When watching my grand-son, now 6, trucks filled out living room; the mammoth, light up fire truck, the Hess trucks with lights and noise, an assembly of trucks, a fleet of them. They sit in the old wooden toy box unused. He has moved on, in first grade, and loves every action hero imaginable. An army of them.

This sweet little girl, though tough and strong when she needs to be, doesn’t care much for trucks, or action heroes, or blasting Poppy with her fists, wrestling him to the ground, like her brother does.

So? We need an update. I need to buy something. I realize this Wednesday, and by Friday when she arrived, a new kitchen awaited her.

I had so much fun Thursday, answering an ad that had been posted only two hours prior. Samuel took time from his mowing to drive the truck to fit in this adorable kitchen. After removing the over-stuffed rocker, we carried it into the living room. I spent the afternoon in little girl mode, dressing it up, finding all that I needed in my own kitchen to stock it; emptying snack boxes, orange juice cartons, the last of the milk gallon, bowls, baby spoons, a tiny sauce pot with lid, even her cute little apron that she used to help NaNa bake over last winter.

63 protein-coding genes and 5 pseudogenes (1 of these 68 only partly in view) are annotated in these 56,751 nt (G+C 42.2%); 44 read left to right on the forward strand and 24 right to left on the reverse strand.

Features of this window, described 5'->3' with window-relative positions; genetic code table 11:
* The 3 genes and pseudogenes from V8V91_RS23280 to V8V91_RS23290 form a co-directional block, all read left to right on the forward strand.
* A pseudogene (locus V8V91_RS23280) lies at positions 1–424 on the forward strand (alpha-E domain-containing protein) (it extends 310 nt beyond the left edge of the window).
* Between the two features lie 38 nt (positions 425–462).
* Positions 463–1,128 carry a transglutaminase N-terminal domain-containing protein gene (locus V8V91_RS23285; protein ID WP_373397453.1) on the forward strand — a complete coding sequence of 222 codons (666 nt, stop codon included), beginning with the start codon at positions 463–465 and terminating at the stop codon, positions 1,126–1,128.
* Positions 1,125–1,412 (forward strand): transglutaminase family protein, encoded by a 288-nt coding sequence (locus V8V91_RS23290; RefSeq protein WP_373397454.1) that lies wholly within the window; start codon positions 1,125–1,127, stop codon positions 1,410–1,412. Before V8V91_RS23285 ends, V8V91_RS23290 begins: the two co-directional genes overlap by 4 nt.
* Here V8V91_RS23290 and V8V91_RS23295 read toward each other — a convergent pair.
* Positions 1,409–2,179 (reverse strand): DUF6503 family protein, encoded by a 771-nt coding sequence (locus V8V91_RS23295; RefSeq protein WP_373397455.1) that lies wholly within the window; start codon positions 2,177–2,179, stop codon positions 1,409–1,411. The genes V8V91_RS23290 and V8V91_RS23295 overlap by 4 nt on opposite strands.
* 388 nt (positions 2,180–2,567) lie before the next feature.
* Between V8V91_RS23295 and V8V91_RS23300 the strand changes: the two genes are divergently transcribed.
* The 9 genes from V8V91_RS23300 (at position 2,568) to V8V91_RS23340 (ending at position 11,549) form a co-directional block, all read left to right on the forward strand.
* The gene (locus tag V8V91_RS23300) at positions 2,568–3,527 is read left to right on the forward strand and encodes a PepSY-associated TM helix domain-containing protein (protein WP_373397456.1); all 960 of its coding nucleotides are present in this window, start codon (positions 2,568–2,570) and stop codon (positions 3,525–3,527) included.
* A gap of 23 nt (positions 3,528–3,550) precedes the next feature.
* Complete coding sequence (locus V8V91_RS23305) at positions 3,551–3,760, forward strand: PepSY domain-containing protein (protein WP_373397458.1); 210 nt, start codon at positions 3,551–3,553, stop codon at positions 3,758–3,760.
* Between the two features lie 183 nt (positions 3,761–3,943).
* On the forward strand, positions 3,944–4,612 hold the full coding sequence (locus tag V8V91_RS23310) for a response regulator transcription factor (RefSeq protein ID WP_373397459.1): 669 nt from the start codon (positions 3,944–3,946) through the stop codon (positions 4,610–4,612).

She clung to Mommy the next morning, until I told her to look around the corner. Mommy was quickly forgotten, waving good-bye, and my grand-daughter just stared and smiled. And smiled, and smiled. Then she got busy, feeding us, washing the dishes, feeding her baby, answering the phone. She did not know what to do first.




Picture 575

Do you go to the waters, rushing nearby, clean, sparkling and Healthy?

Or to the place with no remorse.

The people who will hurt you.

I go to the empty well, over and over. I never seem to learn,

The people with no character, depth, or true love.

I have springs of fresh, clear love so close.